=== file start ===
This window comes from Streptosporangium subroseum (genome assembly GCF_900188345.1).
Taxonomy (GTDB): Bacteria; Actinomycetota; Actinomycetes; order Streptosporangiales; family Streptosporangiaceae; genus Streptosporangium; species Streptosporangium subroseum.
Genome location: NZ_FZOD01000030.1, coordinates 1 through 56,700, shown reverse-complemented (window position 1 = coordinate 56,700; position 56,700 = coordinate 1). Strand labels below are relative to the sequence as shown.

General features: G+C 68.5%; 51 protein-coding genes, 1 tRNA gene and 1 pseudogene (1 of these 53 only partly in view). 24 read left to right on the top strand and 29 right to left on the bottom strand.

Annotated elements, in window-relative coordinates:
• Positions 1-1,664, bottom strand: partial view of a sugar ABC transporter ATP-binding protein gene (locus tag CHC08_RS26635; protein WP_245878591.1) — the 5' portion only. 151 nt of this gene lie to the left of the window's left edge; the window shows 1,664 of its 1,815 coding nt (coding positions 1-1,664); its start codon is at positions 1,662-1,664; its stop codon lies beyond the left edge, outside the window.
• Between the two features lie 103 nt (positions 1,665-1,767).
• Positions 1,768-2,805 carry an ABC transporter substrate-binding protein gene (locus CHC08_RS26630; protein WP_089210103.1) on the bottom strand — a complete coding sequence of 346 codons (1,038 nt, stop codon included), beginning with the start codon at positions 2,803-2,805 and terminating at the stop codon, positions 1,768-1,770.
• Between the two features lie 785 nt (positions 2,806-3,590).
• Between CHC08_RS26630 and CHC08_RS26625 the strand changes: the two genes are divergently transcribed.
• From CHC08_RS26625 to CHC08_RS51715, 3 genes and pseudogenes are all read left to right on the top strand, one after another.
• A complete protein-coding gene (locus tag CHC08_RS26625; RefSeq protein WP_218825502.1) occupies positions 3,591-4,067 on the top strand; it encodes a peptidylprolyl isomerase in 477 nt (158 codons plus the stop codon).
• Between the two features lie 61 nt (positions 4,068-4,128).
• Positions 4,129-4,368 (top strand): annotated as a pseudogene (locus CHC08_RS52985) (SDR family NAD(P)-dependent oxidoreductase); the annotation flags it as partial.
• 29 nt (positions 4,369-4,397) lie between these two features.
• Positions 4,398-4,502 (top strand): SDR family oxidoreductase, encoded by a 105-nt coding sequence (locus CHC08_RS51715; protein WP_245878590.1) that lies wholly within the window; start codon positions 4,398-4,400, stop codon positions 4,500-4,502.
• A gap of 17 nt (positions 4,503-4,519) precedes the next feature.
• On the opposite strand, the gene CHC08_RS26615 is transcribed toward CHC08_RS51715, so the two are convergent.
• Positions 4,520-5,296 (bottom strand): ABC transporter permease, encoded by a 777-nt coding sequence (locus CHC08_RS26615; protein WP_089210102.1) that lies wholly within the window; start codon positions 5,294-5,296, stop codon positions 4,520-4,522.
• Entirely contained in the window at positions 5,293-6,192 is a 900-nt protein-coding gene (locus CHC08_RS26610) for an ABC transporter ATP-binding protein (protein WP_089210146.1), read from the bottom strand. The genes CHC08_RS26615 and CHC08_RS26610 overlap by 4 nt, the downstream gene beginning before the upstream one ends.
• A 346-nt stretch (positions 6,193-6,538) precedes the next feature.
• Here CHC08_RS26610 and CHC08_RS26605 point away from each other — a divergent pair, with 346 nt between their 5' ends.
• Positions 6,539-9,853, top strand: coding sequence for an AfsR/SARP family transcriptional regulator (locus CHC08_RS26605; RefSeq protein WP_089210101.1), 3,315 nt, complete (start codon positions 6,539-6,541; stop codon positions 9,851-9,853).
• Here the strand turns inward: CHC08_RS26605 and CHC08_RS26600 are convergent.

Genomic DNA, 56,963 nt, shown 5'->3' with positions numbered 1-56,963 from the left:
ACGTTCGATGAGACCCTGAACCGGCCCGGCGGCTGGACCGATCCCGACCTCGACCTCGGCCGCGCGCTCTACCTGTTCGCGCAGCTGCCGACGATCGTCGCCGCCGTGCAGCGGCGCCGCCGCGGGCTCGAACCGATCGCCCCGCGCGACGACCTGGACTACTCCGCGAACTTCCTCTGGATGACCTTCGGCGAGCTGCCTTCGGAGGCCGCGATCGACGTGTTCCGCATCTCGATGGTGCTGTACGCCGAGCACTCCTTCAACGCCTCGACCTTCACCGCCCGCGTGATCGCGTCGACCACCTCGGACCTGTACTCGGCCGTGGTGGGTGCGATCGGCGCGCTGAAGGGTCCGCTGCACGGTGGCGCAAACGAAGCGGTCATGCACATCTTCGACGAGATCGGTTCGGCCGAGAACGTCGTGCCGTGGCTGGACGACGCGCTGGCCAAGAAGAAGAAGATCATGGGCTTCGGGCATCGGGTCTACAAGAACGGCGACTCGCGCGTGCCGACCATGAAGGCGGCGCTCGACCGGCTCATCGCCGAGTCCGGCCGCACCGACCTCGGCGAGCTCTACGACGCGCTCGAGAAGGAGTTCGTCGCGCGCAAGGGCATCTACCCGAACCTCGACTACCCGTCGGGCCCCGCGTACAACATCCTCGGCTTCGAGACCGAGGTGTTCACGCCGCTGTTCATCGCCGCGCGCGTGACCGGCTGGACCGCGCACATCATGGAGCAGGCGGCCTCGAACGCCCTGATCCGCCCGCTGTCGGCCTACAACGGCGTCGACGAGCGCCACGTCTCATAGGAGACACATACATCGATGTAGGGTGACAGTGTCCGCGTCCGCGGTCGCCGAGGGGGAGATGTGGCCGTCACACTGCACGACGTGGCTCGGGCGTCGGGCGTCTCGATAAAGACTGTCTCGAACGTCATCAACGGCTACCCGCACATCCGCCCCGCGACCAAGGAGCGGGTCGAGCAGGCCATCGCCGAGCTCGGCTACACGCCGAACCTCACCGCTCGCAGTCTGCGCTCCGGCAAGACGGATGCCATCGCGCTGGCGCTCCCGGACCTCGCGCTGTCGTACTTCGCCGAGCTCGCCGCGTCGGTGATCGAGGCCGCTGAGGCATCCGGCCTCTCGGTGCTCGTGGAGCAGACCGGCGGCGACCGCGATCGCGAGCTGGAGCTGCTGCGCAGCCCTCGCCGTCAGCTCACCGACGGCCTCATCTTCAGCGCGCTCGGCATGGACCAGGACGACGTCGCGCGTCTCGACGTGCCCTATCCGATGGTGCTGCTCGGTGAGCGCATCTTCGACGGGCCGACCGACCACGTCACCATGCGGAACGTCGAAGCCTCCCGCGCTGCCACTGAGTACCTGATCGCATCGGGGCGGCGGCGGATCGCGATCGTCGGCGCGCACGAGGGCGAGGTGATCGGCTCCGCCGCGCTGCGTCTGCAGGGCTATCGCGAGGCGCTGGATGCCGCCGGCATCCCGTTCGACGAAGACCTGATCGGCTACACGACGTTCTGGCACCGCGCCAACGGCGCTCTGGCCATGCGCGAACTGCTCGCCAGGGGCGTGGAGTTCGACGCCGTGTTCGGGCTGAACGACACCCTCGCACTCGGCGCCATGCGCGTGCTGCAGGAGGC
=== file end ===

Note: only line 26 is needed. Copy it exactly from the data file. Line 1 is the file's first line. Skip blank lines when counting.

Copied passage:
ACGTTCGATGAGACCCTGAACCGGCCCGGCGGCTGGACCGATCCCGACCTCGACCTCGGCCGCGCGCTCTACCTGTTCGCGCAGCTGCCGACGATCGTCGCCGCCGTGCAGCGGCGCCGCCGCGGGCTCGAACCGATCGCCCCGCGCGACGACCTGGACTACTCCGCGAACTTCCTCTGGATGACCTTCGGCGAGCTGCCTTCGGAGGCCGCGATCGACGTGTTCCGCATCTCGATGGTGCTGTACGCCGAGCACTCCTTCAACGCCTCGACCTTCACCGCCCGCGTGATCGCGTCGACCACCTCGGACCTGTACTCGGCCGTGGTGGGTGCGATCGGCGCGCTGAAGGGTCCGCTGCACGGTGGCGCAAACGAAGCGGTCATGCACATCTTCGACGAGATCGGTTCGGCCGAGAACGTCGTGCCGTGGCTGGACGACGCGCTGGCCAAGAAGAAGAAGATCATGGGCTTCGGGCATCGGGTCTACAAGAACGGCGACTCGCGCGTGCCGACCATGAAGGCGGCGCTCGACCGGCTCATCGCCGAGTCCGGCCGCACCGACCTCGGCGAGCTCTACGACGCGCTCGAGAAGGAGTTCGTCGCGCGCAAGGGCATCTACCCGAACCTCGACTACCCGTCGGGCCCCGCGTACAACATCCTCGGCTTCGAGACCGAGGTGTTCACGCCGCTGTTCATCGCCGCGCGCGTGACCGGCTGGACCGCGCACATCATGGAGCAGGCGGCCTCGAACGCCCTGATCCGCCCGCTGTCGGCCTACAACGGCGTCGACGAGCGCCACGTCTCATAGGAGACACATACATCGATGTAGGGTGACAGTGTCCGCGTCCGCGGTCGCCGAGGGGGAGATGTGGCCGTCACACTGCACGACGTGGCTCGGGCGTCGGGCGTCTCGATAAAGACTGTCTCGAACGTCATCAACGGCTACCCGCACATCCGCCCCGCGACCAAGGAGCGGGTCGAGCAGGCCATCGCCGAGCTCGGCTACACGCCGAACCTCACCGCTCGCAGTCTGCGCTCCGGCAAGACGGATGCCATCGCGCTGGCGCTCCCGGACCTCGCGCTGTCGTACTTCGCCGAGCTCGCCGCGTCGGTGATCGAGGCCGCTGAGGCATCCGGCCTCTCGGTGCTCGTGGAGCAGACCGGCGGCGACCGCGATCGCGAGCTGGAGCTGCTGCGCAGCCCTCGCCGTCAGCTCACCGACGGCCTCATCTTCAGCGCGCTCGGCATGGACCAGGACGACGTCGCGCGTCTCGACGTGCCCTATCCGATGGTGCTGCTCGGTGAGCGCATCTTCGACGGGCCGACCGACCACGTCACCATGCGGAACGTCGAAGCCTCCCGCGCTGCCACTGAGTACCTGATCGCATCGGGGCGGCGGCGGATCGCGATCGTCGGCGCGCACGAGGGCGAGGTGATCGGCTCCGCCGCGCTGCGTCTGCAGGGCTATCGCGAGGCGCTGGATGCCGCCGGCATCCCGTTCGACGAAGACCTGATCGGCTACACGACGTTCTGGCACCGCGCCAACGGCGCTCTGGCCATGCGCGAACTGCTCGCCAGGGGCGTGGAGTTCGACGCCGTGTTCGGGCTGAACGACACCCTCGCACTCGGCGCCATGCGCGTGCTGCAGGAGGC